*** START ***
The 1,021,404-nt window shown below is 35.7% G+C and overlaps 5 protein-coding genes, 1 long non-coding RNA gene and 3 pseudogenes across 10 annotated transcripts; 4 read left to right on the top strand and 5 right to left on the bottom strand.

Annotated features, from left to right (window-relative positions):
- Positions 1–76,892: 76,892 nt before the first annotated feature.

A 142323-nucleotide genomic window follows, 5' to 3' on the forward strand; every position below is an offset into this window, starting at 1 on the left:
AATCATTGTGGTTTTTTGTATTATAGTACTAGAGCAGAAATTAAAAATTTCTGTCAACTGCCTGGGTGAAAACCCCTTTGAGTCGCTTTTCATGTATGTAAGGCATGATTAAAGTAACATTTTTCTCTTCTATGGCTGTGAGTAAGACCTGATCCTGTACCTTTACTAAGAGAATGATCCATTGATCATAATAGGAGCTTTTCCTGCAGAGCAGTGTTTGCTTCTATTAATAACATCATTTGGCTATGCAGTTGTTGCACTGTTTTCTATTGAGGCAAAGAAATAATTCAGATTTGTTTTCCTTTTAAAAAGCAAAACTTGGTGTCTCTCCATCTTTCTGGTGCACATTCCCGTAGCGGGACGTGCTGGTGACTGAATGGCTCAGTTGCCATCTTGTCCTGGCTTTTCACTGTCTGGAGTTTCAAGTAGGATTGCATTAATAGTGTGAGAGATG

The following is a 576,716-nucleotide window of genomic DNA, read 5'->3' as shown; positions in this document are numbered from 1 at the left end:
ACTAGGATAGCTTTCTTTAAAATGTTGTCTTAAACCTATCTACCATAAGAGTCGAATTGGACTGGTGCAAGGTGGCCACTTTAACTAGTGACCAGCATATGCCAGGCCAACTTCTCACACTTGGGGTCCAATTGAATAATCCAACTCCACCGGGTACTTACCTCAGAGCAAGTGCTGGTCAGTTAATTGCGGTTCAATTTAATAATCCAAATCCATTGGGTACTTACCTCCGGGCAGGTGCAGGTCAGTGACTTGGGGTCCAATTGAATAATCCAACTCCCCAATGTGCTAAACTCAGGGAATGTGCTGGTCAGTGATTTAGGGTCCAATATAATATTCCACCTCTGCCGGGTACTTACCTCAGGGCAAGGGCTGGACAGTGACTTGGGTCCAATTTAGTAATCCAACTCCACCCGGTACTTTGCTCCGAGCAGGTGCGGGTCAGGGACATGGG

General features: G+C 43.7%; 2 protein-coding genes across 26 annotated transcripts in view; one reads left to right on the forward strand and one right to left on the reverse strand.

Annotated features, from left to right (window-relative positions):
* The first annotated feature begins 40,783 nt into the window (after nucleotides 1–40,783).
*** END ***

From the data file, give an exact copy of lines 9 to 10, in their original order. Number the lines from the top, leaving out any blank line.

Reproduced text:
Annotated features, from left to right (window-relative positions):
* The first annotated feature begins 40,783 nt into the window (after nucleotides 1–40,783).